Also, do not use those lifter oil galley restrictor plugs. They don't work with a hydraulic lifter at all and for a solid lifter that runs with the factory ball and socket rocker, you need all the oil you can get to keep these things cool. The valve springs, also, depend on the oil coming from the lifter and push rod to cool them. So don't do things that choke upper end oiling, unless you really, really, really have first hand knowledge of how to lubricate and cool the stuff inside the rocker boxes.

In the pan is the place to worry about oil management. For a street driven engine that gets wound-up now and then but spends most of it's life at or near legal speeds, the factory pan is fine. A simple windage tray, a pump baffle, and a crank scraper will insure the oil is pulled off the crank, put into the pan, has a chance to de-aerate, and stays around the pick-up when you get on it. If the engine is going to see some serious racing then you need to add a pan with baffles and trap doors, and do some additional work to the windage tray, I like louvers, lots of louvers, they are aimed at the approaching crank which when viewed, they face up at the crank with the open end toward the drivers side of the block. Here you can go for more capacity, down if there's space, an inverted T for the street and road course engines, an inverted L with the kick out on the passenger side for circle track cars going left all the time.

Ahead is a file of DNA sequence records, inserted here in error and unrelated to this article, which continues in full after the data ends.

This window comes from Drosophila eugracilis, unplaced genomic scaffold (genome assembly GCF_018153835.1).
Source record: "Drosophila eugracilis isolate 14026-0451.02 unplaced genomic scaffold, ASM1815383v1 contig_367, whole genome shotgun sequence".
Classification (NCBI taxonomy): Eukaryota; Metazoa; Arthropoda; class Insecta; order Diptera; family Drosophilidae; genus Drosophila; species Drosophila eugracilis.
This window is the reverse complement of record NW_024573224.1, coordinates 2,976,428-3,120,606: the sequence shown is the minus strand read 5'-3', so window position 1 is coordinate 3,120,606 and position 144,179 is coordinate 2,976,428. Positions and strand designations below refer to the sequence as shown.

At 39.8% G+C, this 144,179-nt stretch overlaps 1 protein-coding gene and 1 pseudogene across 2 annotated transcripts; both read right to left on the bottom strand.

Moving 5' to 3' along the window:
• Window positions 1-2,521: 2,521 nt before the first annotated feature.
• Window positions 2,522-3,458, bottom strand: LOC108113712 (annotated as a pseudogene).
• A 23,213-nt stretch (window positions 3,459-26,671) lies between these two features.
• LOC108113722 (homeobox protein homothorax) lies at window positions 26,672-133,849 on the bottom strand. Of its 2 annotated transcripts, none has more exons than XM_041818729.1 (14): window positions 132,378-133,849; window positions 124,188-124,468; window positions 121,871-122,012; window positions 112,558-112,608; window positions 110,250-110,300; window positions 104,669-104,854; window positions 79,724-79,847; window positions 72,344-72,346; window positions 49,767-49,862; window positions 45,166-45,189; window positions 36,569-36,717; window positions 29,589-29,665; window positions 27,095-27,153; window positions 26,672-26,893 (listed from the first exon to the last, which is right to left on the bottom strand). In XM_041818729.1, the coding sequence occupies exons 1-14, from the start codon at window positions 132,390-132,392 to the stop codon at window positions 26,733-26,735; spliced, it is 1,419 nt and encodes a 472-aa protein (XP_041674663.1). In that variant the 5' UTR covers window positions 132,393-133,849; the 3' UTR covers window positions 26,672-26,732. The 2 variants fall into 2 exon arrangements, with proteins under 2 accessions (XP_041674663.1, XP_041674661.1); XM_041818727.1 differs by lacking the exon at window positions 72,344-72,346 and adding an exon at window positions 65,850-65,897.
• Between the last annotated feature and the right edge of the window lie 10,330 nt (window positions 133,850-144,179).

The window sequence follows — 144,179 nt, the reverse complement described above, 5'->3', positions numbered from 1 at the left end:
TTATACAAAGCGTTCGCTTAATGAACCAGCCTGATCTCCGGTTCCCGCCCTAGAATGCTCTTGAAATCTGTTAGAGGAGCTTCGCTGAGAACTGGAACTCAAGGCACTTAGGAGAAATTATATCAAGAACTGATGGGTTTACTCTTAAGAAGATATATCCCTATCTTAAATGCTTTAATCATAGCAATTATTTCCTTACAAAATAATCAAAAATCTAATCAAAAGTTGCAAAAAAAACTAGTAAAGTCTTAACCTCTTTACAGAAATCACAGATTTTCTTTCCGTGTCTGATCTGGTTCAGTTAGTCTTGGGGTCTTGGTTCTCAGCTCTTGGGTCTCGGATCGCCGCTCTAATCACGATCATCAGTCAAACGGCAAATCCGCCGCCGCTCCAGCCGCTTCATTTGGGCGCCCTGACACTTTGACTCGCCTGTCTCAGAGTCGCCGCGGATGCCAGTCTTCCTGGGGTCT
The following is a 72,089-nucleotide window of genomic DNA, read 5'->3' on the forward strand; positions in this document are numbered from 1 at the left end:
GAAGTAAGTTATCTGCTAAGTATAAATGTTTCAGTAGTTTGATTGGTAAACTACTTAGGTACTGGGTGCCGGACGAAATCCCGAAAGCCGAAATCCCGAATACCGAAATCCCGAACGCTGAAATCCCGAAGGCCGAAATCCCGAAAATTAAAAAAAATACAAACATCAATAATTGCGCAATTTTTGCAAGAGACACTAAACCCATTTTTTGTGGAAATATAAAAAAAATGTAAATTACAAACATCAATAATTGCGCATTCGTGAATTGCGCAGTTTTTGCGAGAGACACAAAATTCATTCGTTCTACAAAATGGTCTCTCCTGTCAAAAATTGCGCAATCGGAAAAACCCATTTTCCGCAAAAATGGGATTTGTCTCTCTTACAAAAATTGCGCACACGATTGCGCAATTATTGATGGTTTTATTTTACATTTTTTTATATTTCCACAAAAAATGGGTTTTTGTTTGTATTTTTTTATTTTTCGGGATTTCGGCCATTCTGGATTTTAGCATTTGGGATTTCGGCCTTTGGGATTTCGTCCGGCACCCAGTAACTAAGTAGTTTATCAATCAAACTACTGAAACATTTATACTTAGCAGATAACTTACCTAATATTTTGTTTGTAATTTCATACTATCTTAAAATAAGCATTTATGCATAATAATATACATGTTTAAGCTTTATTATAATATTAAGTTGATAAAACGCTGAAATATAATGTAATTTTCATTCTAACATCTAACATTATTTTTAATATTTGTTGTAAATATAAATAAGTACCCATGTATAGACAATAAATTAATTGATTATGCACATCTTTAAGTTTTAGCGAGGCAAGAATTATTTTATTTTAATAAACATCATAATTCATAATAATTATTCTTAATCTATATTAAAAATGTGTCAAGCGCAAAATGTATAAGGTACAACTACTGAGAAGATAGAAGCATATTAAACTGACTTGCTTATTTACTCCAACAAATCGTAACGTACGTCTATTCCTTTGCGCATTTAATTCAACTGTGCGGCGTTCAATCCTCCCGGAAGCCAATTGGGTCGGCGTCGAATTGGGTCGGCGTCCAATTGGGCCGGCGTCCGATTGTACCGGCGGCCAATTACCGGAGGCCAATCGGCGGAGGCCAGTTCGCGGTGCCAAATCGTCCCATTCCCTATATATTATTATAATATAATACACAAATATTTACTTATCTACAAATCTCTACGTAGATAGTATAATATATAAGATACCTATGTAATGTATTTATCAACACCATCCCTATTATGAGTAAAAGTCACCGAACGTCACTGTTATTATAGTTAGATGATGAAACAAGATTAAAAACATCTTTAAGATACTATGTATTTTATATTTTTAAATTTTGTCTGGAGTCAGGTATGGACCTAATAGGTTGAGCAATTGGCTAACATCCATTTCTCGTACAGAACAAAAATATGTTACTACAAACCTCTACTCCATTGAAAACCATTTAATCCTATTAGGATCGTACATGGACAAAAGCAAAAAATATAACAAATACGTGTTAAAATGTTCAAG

I do not like forcing all the oil through the filter all the time, or at least creating a situation that could cause that when the engine is needed more oil than the filter can supply. So I never recommend disabling the filter by-pass valve. The failure of the filtration system to meet the engine's demand for oil will result in a blown engine, not just some scratched bearings because a piece of carbon got by the filter. As far as protection from chunks of metal getting into the oil, this most often comes from the cam drive and the heads. From the cam drive the best thing is to avoid roller thrust bearings and just use a simple thrust washer. For the heads, it's roller trunnions on the rockers that usually come apart. The use of screens in the oil returns and cow stomach magnets are your best hope of stopping this junk.